The single most frustrating thing about switching to a Mac this summer was working with video from my hard disk drive camcorder. But Apple’s stepped up to the plate and added support for camcorders that use AVCHD and MPEG-2 formats, greatly improving workflow for users of camcorders that record on either hard drives or DVDs.
I picked up a Sony SR-300 camcorder with 40GB hard disk drive (HDD) earlier this year to speed up my video editing workflow and so I wouldn’t have to worry about swapping out tapes. Things were working like a charm on my Windows notebook, but when I switched MacBook Pro importing and editing video became unbearable.
To playback my camcorder’s video on my MacBook Pro I had to purchase a special Quicktime plugin from Apple for $19.99. I could watch videos, but in order to hear the audio I had to use Streamclip. To edit my videos I had to export clips from Streamclip in QuickTime or DV formats, then import the converted clips into iMovie.
This took forever, was exhausting and made me regret ever buying the SR-300 to begin with. Many Mac users have avoided Sony, JVC, Canon and Panasonic’s DVD and HDD cameras because of this problem, or sold them off after struggling to get them to play nicely with their MacBooks.
surprised overjoyed tonight when I found out that iMovie ’08 fully supports my camcorder. I went to the Apple store in San Francisco to pick up a copy of iLife ’08. I took a seat at the Apple theater and started installing it on my notebook while an Apple employee was giving a presentation about Final Cut. My video editing needs are pretty basic, so I wasn’t paying close attention, but I did hear him say something about how Final Cut can import video from nearly any camera, including Sony’s HDD camcorders.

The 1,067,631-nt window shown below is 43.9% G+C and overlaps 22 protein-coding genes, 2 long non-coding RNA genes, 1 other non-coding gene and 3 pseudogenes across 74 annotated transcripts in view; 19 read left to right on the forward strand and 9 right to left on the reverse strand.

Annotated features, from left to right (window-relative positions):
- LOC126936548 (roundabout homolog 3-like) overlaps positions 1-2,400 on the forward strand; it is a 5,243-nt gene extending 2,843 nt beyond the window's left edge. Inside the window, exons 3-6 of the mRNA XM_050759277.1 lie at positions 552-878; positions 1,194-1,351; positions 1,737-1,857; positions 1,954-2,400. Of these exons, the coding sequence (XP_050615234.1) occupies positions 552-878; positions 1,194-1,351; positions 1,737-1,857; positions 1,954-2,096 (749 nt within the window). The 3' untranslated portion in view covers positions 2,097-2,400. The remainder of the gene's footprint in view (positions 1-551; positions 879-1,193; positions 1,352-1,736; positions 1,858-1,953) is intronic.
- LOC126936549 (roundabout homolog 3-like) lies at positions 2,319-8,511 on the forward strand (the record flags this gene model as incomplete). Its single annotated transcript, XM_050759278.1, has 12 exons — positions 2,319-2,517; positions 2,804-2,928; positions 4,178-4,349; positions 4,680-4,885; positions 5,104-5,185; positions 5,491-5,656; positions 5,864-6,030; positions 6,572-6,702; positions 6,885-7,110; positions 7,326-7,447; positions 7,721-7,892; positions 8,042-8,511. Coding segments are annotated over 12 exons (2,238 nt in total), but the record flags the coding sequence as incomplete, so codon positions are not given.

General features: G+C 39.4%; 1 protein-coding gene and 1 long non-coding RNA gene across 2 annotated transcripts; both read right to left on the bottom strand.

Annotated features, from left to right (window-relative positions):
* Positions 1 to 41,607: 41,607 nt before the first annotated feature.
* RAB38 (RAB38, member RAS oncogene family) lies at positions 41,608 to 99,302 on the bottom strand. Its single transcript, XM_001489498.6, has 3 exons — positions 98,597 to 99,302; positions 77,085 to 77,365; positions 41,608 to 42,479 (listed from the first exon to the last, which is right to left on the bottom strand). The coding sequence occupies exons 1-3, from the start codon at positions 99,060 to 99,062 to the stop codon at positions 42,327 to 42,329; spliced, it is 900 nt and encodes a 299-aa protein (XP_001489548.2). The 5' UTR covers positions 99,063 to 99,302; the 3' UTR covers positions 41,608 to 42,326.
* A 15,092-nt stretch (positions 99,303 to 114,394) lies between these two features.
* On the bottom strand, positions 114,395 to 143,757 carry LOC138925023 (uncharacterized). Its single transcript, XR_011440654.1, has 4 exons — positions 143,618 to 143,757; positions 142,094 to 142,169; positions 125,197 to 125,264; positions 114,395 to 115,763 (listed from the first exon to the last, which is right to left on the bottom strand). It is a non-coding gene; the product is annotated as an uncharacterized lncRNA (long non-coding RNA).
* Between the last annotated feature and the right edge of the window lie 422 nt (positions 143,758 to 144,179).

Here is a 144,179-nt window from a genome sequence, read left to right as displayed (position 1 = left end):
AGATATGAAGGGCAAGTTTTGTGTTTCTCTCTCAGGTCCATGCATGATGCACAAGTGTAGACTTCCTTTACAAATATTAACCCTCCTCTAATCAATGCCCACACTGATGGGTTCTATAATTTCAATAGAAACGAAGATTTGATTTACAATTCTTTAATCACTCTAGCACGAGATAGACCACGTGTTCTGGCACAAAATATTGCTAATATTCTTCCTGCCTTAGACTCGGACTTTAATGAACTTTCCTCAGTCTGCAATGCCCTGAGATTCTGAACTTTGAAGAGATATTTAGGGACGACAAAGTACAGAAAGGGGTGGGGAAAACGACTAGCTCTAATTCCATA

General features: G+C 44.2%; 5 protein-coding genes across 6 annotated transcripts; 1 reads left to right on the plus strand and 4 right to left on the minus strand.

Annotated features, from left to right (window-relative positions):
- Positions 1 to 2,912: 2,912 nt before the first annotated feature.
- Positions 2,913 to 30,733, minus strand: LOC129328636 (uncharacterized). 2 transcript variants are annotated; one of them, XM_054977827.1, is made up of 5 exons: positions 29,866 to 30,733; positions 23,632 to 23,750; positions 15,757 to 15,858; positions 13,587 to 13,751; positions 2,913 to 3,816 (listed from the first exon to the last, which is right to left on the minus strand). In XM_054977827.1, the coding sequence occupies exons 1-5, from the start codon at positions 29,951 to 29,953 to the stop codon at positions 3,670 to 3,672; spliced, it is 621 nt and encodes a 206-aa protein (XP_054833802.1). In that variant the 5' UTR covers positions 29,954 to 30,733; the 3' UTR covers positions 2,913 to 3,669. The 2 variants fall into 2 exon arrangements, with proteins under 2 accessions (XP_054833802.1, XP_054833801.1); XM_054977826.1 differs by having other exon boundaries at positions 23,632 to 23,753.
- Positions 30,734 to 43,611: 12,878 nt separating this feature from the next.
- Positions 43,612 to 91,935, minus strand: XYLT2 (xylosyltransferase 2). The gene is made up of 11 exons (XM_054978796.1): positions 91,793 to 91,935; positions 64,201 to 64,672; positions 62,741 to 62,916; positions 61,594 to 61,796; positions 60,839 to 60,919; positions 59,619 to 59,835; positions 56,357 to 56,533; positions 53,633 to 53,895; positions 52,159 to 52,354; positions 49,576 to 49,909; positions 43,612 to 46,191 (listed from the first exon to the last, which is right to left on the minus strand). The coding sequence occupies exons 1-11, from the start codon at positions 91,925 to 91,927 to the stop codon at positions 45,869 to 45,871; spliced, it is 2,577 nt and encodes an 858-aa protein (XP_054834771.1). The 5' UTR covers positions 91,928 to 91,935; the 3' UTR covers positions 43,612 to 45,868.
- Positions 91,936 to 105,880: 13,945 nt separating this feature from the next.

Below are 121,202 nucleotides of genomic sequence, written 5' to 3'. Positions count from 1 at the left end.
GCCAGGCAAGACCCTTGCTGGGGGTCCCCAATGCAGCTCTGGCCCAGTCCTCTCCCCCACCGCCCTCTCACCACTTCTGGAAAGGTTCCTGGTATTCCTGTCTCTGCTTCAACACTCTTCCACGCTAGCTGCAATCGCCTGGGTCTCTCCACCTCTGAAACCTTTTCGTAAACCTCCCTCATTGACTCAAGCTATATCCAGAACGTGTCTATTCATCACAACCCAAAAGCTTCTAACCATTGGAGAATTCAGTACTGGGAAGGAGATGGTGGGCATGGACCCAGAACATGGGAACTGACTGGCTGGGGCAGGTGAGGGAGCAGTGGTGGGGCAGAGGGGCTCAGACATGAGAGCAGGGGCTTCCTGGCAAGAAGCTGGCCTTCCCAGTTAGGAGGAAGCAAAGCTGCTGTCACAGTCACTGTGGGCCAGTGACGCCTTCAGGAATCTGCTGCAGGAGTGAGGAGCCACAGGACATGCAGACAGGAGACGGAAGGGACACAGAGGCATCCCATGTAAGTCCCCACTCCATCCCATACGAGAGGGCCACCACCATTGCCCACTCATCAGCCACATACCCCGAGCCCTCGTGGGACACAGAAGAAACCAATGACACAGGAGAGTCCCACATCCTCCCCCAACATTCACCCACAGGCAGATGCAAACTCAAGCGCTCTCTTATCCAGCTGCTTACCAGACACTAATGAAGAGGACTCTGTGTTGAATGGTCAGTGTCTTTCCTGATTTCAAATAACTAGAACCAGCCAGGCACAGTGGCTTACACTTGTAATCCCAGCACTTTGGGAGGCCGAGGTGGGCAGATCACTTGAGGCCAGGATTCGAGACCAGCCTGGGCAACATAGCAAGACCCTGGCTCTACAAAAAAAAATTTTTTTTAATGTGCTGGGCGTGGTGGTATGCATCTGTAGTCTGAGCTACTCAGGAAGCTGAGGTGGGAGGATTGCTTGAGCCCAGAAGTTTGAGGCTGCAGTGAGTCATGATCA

After the presentation I told him about my frustrations and asked him if I should upgrade to Final Cut to ease my pain and suffering. Then I heard the sweetest words I’ve heard in a long time…”Nope don’t worry about that, we took care of that in iMovie ’08.”
After spending countless hours struggling with this problem I asked for clarification. He offered some simple, but great advice. “After you install iLife ’08, plug in your HDD camcorder and you’ll see all the clips right away. ”
That’s exactly what happened once I got home and plugged my SR-300 into my MacBook Pro. I’m now able to preview each of the dozens of clips on my camcorder and chose which ones to import. Simple and it just worked! This is much faster than working with tapes or the screwy process I was using before. It took 14.5 seconds to import a three minute clip, but another 1:31 to create the thumbnails used to skim through the clip while editing in iMovie.
I poked around on Apple’s web site and found the below list of hard drive and DVD camcorders that Apple has tested with iMovie ’08. If you have similar models and are having trouble importing video, upgrade to iMovie ’08 and just give it a shot.
iMovie ’08 is far from being a professional solution, but at least I can now view and edit video from my camcorder. iLife ’08 comes preloaded on all new Macs or is available for $79 for a single user license.